My article is based on a research project (PRINS, 1995) which had two aims: The first one was to discover if, measured on a limited scale, WINICK's thesis of maturing out of narcotic addiction holds in the Netherlands in general and in Rotterdam in particular4). It is clear that the whole social, political and cultural "climate" in the Netherlands differs considerably from that in the United States and that the outcome of these differences as far as they are expressed in public policies on the subject of drugs—"War on Drugs" vs. "Normalization"—are significant. The second aim which is also at the center of this article was to gain in-depth insights into the course of hard drug addiction and the process of maturing out. Patrick BIERNACKI (1986) took a step in that direction when he analyzed how opiate addicts overcame their addiction and "recovered" on their own, without the benefit of professional help or therapeutic regimen5), but there is still a dearth of knowledge on the dynamics of the process of addiction and maturing out. [7]

2. Notes on the Research Process

The study was based on autobiographical narrative interviews with 65 persons (21 females and 44 males) who were known to be addicted to "hard drugs" at least ten years before the interview, regardless of their present addiction status. Following earlier research on addiction "careers,"6) I assumed that this inclusion criterion of ten years provided a wide enough time span to reflect reliably the course of addiction processes over the phases of initiation, maintenance, cessation, relapse and recovery. The persons were located through the registration of a drug treatment center and by the use of the "snowball" sampling technique, i.e., referral chains were started from a "zero stage" case who met the inclusion criterion. In 50 cases of the sample the drug addiction of ten years was rather easily established since names were taken from the files of the treatment center. These people had called on this center for help because they either wanted help to kick off or to receive methadone in order to avoid being forced to go to the illegal market for other drugs. The fifteen persons found through the snowball technique all declared that they could not have functioned without the use of drugs at that time period. [8]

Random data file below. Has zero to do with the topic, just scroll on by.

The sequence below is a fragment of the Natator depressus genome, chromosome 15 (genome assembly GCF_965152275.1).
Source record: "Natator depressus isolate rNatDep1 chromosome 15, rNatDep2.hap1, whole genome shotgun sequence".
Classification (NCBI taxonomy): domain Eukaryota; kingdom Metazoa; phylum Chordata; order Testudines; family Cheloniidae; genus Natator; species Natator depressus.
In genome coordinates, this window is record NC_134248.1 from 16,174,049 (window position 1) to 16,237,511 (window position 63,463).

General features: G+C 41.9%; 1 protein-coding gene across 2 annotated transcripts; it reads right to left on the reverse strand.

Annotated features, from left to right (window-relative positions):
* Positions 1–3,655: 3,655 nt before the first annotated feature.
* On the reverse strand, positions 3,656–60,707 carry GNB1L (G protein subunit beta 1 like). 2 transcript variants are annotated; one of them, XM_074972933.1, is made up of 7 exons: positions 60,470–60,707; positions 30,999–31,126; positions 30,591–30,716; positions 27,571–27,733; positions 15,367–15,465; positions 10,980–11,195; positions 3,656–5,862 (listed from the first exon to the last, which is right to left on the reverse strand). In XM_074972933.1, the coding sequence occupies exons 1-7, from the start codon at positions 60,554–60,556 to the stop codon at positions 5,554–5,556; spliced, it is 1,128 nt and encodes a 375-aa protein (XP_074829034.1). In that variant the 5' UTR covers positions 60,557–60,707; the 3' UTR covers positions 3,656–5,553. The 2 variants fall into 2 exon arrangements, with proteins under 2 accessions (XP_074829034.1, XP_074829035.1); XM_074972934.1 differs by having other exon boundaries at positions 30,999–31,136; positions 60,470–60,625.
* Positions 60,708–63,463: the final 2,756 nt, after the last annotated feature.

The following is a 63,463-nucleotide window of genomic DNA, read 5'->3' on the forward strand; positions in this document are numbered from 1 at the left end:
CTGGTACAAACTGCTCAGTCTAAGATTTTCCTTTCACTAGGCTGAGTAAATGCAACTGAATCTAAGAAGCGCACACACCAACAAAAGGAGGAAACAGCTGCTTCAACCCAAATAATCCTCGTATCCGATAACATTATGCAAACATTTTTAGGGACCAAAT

The main difficulty in both locating possible participants in this study and in obtaining their informed consent derived from their fear of being exposed as a present or former drug addict.7) The official tolerance of the Dutch policy on drugs does not prevent the existence of a strong taboo on the status of a drug addict. Even after receiving the consent form from the potential participants, establishing the actual contacts was not always easy. The interviews with those who were still addicted were often repeatedly canceled before they finally could take place. The interviews, particularly with those participants who were still addicted, were conducted under sometimes less than ideal circumstances. Locations for interviews included squatted houses without electricity, gas and water, basements and old mobile homes. Some of them were, at the time of the interview, living in rather remote parts of the country. Although it was inconvenient to me to do the interviews under these conditions, such settings did help to shed light on the real life circumstances of the interviewees and added color to what they told me. It was a pleasant surprise though that many of the participants preferred the building of the Municipal Health Service, my "home base" as an employee and (after retirement) former employee, as the site of the interview, even if it was sometimes at odd hours. At least it showed that the Service did not have a threatening image for the interviewees. [9]